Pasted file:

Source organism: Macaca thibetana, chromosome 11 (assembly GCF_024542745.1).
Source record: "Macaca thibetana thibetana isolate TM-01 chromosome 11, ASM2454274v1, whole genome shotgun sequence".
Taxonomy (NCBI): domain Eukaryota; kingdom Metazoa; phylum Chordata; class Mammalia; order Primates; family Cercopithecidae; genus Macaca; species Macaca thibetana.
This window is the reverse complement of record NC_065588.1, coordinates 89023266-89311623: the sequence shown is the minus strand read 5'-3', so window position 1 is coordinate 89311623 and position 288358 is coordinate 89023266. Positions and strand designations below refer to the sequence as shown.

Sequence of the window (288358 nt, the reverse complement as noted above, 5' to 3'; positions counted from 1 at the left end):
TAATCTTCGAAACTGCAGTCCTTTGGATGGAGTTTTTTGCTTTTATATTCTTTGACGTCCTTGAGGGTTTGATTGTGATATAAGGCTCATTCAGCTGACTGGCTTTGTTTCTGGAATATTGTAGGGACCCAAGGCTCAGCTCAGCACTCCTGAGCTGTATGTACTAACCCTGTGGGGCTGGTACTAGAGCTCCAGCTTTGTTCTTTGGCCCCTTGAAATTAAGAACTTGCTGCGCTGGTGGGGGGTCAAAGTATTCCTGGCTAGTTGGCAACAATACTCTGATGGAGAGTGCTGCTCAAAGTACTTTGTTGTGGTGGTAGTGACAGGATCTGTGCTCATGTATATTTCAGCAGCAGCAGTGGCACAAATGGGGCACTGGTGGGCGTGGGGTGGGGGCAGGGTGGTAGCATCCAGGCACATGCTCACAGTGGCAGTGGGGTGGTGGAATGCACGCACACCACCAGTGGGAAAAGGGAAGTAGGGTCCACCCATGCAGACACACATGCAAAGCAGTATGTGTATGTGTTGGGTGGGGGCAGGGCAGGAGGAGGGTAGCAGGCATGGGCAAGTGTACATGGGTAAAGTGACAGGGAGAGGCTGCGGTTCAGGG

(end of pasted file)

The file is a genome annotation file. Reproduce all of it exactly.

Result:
Source organism: Macaca thibetana, chromosome 11 (assembly GCF_024542745.1).
Source record: "Macaca thibetana thibetana isolate TM-01 chromosome 11, ASM2454274v1, whole genome shotgun sequence".
Taxonomy (NCBI): domain Eukaryota; kingdom Metazoa; phylum Chordata; class Mammalia; order Primates; family Cercopithecidae; genus Macaca; species Macaca thibetana.
This window is the reverse complement of record NC_065588.1, coordinates 89023266-89311623: the sequence shown is the minus strand read 5'-3', so window position 1 is coordinate 89311623 and position 288358 is coordinate 89023266. Positions and strand designations below refer to the sequence as shown.

Sequence of the window (288358 nt, the reverse complement as noted above, 5' to 3'; positions counted from 1 at the left end):
TAATCTTCGAAACTGCAGTCCTTTGGATGGAGTTTTTTGCTTTTATATTCTTTGACGTCCTTGAGGGTTTGATTGTGATATAAGGCTCATTCAGCTGACTGGCTTTGTTTCTGGAATATTGTAGGGACCCAAGGCTCAGCTCAGCACTCCTGAGCTGTATGTACTAACCCTGTGGGGCTGGTACTAGAGCTCCAGCTTTGTTCTTTGGCCCCTTGAAATTAAGAACTTGCTGCGCTGGTGGGGGGTCAAAGTATTCCTGGCTAGTTGGCAACAATACTCTGATGGAGAGTGCTGCTCAAAGTACTTTGTTGTGGTGGTAGTGACAGGATCTGTGCTCATGTATATTTCAGCAGCAGCAGTGGCACAAATGGGGCACTGGTGGGCGTGGGGTGGGGGCAGGGTGGTAGCATCCAGGCACATGCTCACAGTGGCAGTGGGGTGGTGGAATGCACGCACACCACCAGTGGGAAAAGGGAAGTAGGGTCCACCCATGCAGACACACATGCAAAGCAGTATGTGTATGTGTTGGGTGGGGGCAGGGCAGGAGGAGGGTAGCAGGCATGGGCAAGTGTACATGGGTAAAGTGACAGGGAGAGGCTGCGGTTCAGGG